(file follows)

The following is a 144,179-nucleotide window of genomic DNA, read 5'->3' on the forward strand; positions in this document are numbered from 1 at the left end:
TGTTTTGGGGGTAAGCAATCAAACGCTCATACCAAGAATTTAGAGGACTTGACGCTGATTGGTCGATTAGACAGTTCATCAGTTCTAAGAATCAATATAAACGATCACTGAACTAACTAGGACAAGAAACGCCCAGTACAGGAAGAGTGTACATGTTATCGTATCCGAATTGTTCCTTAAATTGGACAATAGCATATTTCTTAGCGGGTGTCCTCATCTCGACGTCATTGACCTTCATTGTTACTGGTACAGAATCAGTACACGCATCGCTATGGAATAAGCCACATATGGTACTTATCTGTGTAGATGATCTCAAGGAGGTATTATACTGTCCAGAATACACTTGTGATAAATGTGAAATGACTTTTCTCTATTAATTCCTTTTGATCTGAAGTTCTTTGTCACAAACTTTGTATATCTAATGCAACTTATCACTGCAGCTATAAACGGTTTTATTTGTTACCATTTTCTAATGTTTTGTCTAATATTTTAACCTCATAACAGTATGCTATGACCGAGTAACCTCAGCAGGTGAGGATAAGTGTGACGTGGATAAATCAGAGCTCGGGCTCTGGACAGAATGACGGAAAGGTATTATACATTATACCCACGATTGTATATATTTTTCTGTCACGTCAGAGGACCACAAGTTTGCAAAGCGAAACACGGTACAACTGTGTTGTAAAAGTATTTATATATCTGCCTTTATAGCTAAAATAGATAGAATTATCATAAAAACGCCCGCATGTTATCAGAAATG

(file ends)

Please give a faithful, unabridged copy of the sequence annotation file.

The following is a 144,179-nucleotide window of genomic DNA, read 5'->3' on the forward strand; positions in this document are numbered from 1 at the left end:
TGTTTTGGGGGTAAGCAATCAAACGCTCATACCAAGAATTTAGAGGACTTGACGCTGATTGGTCGATTAGACAGTTCATCAGTTCTAAGAATCAATATAAACGATCACTGAACTAACTAGGACAAGAAACGCCCAGTACAGGAAGAGTGTACATGTTATCGTATCCGAATTGTTCCTTAAATTGGACAATAGCATATTTCTTAGCGGGTGTCCTCATCTCGACGTCATTGACCTTCATTGTTACTGGTACAGAATCAGTACACGCATCGCTATGGAATAAGCCACATATGGTACTTATCTGTGTAGATGATCTCAAGGAGGTATTATACTGTCCAGAATACACTTGTGATAAATGTGAAATGACTTTTCTCTATTAATTCCTTTTGATCTGAAGTTCTTTGTCACAAACTTTGTATATCTAATGCAACTTATCACTGCAGCTATAAACGGTTTTATTTGTTACCATTTTCTAATGTTTTGTCTAATATTTTAACCTCATAACAGTATGCTATGACCGAGTAACCTCAGCAGGTGAGGATAAGTGTGACGTGGATAAATCAGAGCTCGGGCTCTGGACAGAATGACGGAAAGGTATTATACATTATACCCACGATTGTATATATTTTTCTGTCACGTCAGAGGACCACAAGTTTGCAAAGCGAAACACGGTACAACTGTGTTGTAAAAGTATTTATATATCTGCCTTTATAGCTAAAATAGATAGAATTATCATAAAAACGCCCGCATGTTATCAGAAATG